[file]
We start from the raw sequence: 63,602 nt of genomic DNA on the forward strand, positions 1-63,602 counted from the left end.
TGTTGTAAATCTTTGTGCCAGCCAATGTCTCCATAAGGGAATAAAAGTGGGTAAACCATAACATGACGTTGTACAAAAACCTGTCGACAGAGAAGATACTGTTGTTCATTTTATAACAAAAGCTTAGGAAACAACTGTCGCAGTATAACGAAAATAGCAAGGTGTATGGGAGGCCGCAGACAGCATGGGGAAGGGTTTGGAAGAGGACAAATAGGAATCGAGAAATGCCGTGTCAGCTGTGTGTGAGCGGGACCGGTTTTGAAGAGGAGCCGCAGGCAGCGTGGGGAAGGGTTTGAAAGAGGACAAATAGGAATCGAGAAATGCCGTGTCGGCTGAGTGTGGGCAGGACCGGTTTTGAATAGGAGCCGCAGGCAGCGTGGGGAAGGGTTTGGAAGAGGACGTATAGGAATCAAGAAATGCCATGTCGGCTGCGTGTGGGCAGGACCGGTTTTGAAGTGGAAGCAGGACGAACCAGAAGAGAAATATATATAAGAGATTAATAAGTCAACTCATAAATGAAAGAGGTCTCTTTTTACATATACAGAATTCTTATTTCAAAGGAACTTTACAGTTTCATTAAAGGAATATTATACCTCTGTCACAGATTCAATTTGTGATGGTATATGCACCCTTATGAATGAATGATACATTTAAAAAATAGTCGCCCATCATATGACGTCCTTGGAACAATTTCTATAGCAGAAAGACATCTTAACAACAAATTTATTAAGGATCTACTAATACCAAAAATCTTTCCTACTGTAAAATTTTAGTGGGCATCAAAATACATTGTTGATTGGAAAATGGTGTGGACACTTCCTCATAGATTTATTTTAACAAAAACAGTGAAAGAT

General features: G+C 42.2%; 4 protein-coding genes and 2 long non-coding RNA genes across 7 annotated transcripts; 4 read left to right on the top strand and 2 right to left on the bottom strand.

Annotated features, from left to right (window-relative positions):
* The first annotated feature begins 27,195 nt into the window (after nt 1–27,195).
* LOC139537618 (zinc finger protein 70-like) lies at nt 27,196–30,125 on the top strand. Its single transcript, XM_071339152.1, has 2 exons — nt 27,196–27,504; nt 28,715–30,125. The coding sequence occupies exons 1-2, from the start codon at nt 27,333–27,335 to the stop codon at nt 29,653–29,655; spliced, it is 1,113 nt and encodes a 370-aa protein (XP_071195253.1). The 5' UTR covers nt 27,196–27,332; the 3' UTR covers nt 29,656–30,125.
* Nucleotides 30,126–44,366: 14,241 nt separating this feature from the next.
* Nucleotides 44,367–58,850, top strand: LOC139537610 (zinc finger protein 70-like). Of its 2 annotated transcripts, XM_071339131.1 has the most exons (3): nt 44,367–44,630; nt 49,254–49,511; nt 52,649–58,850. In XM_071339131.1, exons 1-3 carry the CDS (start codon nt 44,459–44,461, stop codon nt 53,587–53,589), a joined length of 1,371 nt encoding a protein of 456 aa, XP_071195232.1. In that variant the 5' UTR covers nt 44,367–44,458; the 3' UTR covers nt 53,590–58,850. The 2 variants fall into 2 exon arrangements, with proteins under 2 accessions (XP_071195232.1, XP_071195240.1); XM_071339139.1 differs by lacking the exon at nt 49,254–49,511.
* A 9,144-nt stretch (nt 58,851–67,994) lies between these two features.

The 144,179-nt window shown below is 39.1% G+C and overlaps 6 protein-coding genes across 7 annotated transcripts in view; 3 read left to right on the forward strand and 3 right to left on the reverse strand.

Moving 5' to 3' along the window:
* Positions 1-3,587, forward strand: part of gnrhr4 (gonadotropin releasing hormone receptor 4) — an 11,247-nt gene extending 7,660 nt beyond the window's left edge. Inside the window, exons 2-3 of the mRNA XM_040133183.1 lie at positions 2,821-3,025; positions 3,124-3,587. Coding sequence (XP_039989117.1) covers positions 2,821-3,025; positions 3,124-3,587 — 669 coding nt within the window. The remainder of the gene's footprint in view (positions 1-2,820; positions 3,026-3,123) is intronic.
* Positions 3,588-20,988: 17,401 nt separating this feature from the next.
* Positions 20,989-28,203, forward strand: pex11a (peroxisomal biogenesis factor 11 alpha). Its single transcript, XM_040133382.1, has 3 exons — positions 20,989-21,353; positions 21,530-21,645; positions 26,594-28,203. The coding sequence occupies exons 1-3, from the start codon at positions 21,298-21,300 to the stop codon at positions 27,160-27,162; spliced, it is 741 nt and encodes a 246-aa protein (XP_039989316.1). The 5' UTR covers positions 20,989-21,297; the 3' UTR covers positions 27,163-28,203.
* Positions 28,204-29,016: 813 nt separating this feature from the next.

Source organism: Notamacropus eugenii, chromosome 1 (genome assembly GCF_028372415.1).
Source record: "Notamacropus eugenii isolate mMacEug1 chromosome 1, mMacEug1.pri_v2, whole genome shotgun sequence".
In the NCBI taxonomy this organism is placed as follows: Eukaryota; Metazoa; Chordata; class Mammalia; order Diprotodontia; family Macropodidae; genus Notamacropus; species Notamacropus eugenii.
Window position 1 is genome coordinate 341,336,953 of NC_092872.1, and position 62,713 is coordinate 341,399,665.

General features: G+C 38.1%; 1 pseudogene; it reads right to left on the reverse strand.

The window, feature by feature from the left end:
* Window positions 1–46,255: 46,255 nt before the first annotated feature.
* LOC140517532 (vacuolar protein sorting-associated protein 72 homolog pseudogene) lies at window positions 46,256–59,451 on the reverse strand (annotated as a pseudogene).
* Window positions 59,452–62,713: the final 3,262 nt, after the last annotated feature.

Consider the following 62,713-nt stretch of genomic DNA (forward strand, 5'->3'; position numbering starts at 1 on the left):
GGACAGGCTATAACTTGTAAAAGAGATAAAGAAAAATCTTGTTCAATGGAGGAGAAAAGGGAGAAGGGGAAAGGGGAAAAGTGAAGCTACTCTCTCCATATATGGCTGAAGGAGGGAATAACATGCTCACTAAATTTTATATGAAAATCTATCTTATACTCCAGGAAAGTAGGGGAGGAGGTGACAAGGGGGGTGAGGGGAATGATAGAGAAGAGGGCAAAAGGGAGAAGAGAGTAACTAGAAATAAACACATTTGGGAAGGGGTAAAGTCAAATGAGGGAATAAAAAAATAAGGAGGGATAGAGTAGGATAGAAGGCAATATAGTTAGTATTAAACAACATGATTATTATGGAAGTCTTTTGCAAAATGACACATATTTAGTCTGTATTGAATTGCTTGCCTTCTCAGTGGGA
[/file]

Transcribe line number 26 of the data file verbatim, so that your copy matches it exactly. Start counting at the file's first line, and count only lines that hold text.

GGACAGGCTATAACTTGTAAAAGAGATAAAGAAAAATCTTGTTCAATGGAGGAGAAAAGGGAGAAGGGGAAAGGGGAAAAGTGAAGCTACTCTCTCCATATATGGCTGAAGGAGGGAATAACATGCTCACTAAATTTTATATGAAAATCTATCTTATACTCCAGGAAAGTAGGGGAGGAGGTGACAAGGGGGGTGAGGGGAATGATAGAGAAGAGGGCAAAAGGGAGAAGAGAGTAACTAGAAATAAACACATTTGGGAAGGGGTAAAGTCAAATGAGGGAATAAAAAAATAAGGAGGGATAGAGTAGGATAGAAGGCAATATAGTTAGTATTAAACAACATGATTATTATGGAAGTCTTTTGCAAAATGACACATATTTAGTCTGTATTGAATTGCTTGCCTTCTCAGTGGGA